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  Junkers Ju52/3m by Cobi  The Junkers Ju 52/3m was originally designed in 1930. In its first flight it was only equipped with one engine. J...

Junkers Ju 52/3m by Cobi Junkers Ju 52/3m by Cobi

For your Wargamer, Toy soldier collector, MiniFig collector, military history nut. Reviews, interviews, Model Making, AARs and books!

Cobi




 Junkers Ju52/3m


by


Cobi





 The Junkers Ju 52/3m was originally designed in 1930. In its first flight it was only equipped with one engine. Junkers soon realized that it was too underpowered with only one, and added two more engines. The Junkers designers used their J 1 aircraft (the first all metal aircraft) as its starting point. It was originally conceived as an airliner, but was turned into a bomber for a short time by the new Luftwaffe. It found its niche in life as a transport plane. As a transport plane before and during World War II, it was used constantly from 1936-1945. The German airmen and paratroopers called it 'Tante Ju' (Aunt Ju), or 'Iron Annie'. Very surprisingly the aircraft was also built by some other countries after the war. Some JU 52s were operational as late as the 1980s. It was also used as the personal aircraft of two countries' leaders during World War II. Both Hitler and Chiang Kai-shek had JU 52 personal airplanes. The plane type that Cobi has brought us was used as both a paratrooper and transport plane.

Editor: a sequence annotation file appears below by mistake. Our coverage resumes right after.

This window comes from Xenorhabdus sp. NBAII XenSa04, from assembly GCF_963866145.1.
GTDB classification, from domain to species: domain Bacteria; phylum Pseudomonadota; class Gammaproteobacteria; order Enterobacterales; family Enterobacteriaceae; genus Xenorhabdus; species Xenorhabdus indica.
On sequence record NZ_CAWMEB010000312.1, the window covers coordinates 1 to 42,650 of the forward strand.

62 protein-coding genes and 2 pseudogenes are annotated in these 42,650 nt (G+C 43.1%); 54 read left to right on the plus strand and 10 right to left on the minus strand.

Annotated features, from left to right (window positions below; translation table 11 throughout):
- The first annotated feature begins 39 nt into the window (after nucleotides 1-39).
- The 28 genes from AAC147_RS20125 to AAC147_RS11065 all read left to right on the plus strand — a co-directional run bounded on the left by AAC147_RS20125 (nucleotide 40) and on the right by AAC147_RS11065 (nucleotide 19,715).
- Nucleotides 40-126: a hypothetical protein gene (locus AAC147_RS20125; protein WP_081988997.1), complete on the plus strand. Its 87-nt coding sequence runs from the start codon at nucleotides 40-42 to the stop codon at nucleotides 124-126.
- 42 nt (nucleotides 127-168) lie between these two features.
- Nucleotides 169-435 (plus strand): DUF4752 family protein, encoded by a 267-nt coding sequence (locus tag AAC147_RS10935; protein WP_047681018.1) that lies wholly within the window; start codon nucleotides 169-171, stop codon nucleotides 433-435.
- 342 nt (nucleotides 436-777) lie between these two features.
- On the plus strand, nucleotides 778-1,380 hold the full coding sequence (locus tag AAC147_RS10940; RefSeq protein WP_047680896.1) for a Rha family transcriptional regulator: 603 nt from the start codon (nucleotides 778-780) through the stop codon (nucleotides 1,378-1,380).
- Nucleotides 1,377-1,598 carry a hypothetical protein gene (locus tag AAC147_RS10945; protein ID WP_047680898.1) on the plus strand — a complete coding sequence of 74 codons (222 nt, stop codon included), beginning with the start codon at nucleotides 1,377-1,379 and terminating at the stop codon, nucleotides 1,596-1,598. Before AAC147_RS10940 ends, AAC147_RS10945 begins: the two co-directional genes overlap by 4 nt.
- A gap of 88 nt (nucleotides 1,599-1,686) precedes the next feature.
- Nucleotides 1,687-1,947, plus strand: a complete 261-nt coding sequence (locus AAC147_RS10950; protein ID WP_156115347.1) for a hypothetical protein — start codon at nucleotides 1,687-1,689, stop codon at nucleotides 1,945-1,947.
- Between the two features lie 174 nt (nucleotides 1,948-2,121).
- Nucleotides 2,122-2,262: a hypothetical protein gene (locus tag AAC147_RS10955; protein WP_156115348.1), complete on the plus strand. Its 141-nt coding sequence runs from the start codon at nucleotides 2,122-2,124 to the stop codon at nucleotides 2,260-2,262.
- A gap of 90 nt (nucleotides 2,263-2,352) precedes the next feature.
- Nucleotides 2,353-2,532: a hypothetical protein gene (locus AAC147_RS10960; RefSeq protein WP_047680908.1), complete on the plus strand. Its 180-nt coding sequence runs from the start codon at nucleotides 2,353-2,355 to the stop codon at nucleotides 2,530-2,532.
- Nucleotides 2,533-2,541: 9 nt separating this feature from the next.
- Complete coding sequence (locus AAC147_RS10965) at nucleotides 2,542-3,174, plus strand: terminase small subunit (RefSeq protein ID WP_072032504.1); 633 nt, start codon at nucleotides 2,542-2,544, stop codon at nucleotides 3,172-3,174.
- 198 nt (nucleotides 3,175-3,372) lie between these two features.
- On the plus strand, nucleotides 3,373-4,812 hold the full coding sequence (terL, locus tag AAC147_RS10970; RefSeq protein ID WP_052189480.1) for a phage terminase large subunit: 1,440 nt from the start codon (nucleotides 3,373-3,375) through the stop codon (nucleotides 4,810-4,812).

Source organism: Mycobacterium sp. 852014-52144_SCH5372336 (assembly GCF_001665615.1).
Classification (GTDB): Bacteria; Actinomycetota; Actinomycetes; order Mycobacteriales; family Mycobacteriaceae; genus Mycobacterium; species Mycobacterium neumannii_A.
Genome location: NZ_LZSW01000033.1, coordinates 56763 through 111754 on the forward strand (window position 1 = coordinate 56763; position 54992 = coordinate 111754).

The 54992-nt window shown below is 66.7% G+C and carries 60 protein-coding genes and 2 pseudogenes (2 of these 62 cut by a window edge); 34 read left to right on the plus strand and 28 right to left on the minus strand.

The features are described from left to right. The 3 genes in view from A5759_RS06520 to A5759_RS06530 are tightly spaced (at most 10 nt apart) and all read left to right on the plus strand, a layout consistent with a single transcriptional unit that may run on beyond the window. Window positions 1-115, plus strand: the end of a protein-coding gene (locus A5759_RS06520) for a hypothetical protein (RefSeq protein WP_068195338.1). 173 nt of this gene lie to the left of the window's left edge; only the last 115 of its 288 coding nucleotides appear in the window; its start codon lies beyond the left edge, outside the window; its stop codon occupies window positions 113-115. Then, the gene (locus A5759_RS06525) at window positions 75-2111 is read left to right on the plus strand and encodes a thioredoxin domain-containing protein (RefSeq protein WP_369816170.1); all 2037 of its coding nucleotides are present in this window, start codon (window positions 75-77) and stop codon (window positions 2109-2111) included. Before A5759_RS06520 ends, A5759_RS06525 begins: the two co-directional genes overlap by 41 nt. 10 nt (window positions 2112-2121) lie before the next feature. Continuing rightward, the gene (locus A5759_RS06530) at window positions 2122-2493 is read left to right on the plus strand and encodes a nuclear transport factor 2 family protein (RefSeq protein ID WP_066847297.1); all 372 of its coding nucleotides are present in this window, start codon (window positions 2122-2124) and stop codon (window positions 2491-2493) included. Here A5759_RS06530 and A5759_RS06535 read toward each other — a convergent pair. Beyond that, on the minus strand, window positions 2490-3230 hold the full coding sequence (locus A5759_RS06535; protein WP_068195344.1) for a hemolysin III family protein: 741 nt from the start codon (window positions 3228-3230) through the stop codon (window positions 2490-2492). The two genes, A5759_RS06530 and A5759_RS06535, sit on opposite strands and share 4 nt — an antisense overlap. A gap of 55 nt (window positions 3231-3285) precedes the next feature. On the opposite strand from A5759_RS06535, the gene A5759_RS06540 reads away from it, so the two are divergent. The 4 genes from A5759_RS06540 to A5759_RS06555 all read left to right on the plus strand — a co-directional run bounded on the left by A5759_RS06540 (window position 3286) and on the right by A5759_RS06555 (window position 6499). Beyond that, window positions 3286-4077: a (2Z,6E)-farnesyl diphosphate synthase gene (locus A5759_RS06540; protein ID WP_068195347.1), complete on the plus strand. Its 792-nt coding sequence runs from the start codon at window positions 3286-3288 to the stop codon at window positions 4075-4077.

The kit comes with 548 pieces. I was anxious to build this model for two reasons: One, I have always had a soft spot for the plane, Two, I had already built Cobi's Douglas C-47 (which is an excellent build and model), and I wanted to compare the builds and the finished product. 





  The building of the kit was as straight forward as usual with a Cobi kit. I believe I made one mistake, and just like during my other builds, it was my fault. Sometimes I get into a groove building these kits and I do not take the time I should to really inspect the instructions. However, a small flat edged screwdriver and some cursing always seems to do the trick.